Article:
With Sri Lanka’s Parliament dissolved, there is a debate raging on the legality of drawing funds from the Consolidated Fund to pay for key public expenses. Chapter XVII of Sri Lanka’s Constitution specifies that Parliament must oversee Sri Lanka’s public finances. However, the extraordinary situation Sri Lanka found itself in when it was forced to postpone scheduled Parliamentary elections to deal with the unexpected COVID19 pandemic has resulted in the Consolidated Fund being used without constitutionally mandated Parliamentary oversight. While the debate remains unresolved, we thought we’ll write a quick explainer on what the Consolidated Fund is.
Basically, The Government’s Purse
The Constitution of Sri Lanka sets out the basis for the Consolidated Fund. Article 149, Chapter XVII, explicitly states, ‘(1) The funds of the Republic not allocated by law to specific purposes shall form one Consolidated Fund into which shall be paid the produce of all taxes, imposts, rates and duties and all other revenues and receipts of the Republic not allocated to specific purposes’ and ‘(2) The interest on the public debt, sinking fund payments, the costs, charges and expenses incidental to the collection, management and receipt of the Consolidated Fund and such other expenditure as Parliament may determine shall be charged on the Consolidated Fund.’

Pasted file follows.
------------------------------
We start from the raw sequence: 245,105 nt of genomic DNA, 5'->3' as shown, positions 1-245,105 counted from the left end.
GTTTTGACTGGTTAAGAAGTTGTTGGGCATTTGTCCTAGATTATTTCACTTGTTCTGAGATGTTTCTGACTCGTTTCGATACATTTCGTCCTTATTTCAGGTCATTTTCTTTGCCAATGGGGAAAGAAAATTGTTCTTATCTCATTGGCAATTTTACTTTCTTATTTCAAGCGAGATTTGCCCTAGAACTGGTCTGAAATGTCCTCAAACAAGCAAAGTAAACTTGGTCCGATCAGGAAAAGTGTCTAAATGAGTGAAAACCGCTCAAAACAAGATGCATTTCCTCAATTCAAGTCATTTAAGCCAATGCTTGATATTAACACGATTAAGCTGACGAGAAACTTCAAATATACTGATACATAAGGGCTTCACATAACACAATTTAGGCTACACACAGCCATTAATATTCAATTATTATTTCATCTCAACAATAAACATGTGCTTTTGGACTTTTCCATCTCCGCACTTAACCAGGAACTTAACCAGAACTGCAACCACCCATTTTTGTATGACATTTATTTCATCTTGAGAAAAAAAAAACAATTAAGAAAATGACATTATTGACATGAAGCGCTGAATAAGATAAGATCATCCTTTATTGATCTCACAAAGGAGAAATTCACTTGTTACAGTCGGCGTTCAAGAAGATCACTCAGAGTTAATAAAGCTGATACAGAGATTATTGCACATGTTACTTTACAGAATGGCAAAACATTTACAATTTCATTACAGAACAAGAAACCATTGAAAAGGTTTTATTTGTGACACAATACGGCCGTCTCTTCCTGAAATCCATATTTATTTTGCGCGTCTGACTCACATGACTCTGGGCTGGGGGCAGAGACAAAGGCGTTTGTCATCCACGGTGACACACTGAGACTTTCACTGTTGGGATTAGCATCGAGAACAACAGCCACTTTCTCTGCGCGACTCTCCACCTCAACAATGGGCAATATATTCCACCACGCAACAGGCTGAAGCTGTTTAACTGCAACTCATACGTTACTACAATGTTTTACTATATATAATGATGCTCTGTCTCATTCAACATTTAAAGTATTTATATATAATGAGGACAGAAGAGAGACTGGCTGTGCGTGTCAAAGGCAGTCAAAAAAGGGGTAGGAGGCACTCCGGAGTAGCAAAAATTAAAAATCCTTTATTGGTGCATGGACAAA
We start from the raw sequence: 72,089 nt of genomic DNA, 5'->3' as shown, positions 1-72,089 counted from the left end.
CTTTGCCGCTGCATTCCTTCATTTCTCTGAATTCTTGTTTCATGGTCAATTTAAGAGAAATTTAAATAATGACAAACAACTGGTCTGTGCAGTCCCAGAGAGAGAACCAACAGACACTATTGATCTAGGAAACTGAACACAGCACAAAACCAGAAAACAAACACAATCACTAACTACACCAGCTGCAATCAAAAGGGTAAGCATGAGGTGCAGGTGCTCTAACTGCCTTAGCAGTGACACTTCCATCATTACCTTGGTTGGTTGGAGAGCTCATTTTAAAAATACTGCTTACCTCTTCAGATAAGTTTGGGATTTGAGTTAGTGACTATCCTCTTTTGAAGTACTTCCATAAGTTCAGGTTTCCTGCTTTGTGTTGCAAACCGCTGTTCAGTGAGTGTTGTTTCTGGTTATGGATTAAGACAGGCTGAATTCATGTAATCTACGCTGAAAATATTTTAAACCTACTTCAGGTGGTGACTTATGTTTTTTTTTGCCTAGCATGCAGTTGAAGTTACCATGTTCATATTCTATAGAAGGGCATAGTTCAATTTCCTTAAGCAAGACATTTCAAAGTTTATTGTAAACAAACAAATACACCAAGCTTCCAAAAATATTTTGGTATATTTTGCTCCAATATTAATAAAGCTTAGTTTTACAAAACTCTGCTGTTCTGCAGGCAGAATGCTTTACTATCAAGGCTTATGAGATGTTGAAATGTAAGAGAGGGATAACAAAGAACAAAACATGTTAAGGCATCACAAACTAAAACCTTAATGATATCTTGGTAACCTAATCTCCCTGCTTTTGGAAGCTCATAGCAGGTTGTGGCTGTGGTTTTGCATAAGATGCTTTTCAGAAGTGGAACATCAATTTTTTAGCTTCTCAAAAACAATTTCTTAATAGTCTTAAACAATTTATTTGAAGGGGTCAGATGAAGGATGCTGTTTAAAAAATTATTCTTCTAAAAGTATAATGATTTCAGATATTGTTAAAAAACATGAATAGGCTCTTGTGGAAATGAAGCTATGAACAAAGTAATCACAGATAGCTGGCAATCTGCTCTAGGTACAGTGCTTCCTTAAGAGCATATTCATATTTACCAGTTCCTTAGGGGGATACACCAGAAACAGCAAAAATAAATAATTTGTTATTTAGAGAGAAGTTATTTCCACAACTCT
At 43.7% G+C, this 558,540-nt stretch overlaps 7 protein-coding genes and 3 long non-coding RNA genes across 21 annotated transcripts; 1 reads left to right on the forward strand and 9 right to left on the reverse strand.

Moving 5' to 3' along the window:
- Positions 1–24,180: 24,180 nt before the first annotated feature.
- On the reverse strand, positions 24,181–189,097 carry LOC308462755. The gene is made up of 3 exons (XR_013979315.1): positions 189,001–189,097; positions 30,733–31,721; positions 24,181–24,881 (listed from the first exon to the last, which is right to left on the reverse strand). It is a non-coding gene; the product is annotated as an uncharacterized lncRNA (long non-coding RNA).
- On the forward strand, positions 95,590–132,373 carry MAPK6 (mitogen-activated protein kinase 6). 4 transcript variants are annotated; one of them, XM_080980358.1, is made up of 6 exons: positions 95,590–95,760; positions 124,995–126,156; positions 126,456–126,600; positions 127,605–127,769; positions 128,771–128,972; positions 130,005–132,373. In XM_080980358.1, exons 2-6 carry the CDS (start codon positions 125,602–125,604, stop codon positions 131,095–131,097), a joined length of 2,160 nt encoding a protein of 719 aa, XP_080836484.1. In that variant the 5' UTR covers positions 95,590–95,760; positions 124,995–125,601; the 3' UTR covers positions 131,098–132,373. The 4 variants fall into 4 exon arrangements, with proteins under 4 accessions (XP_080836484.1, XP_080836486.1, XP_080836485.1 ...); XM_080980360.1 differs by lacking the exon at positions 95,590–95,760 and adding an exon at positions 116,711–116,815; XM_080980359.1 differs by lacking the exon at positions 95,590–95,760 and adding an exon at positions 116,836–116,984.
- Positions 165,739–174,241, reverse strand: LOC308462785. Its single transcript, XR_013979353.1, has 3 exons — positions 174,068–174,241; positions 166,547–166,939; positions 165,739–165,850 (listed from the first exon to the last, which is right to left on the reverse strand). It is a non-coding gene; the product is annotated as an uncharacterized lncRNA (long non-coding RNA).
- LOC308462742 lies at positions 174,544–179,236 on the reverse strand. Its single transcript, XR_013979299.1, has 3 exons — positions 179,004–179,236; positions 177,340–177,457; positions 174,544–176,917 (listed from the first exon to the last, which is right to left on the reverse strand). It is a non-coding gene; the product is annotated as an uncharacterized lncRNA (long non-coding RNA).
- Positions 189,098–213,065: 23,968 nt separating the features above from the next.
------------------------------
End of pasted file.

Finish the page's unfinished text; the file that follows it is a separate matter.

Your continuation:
What this means in simple terms is that the Consolidated Fund is the place all of the government’s income goes to and out of which all its expenses are paid. In essence, it is the government’s purse.
How Does The Consolidated Fund Work?
Article 150 of Chapter XVII specifies that for funds to be withdrawn under normal circumstances (i.e., when there is a functioning parliament) the Minister of Finance must first issue a ‘warrant’ (a signed, written order that specifies an amount to be disbursed) to that effect.
However, the Parliament must approve any expense that is to be incurred during the financial year by passing a resolution to that effect. Usually, this means approving the Appropriation Bill for the year i.e. the Budget. It is important to note that the warrant is only valid if Parliamentary approval is granted.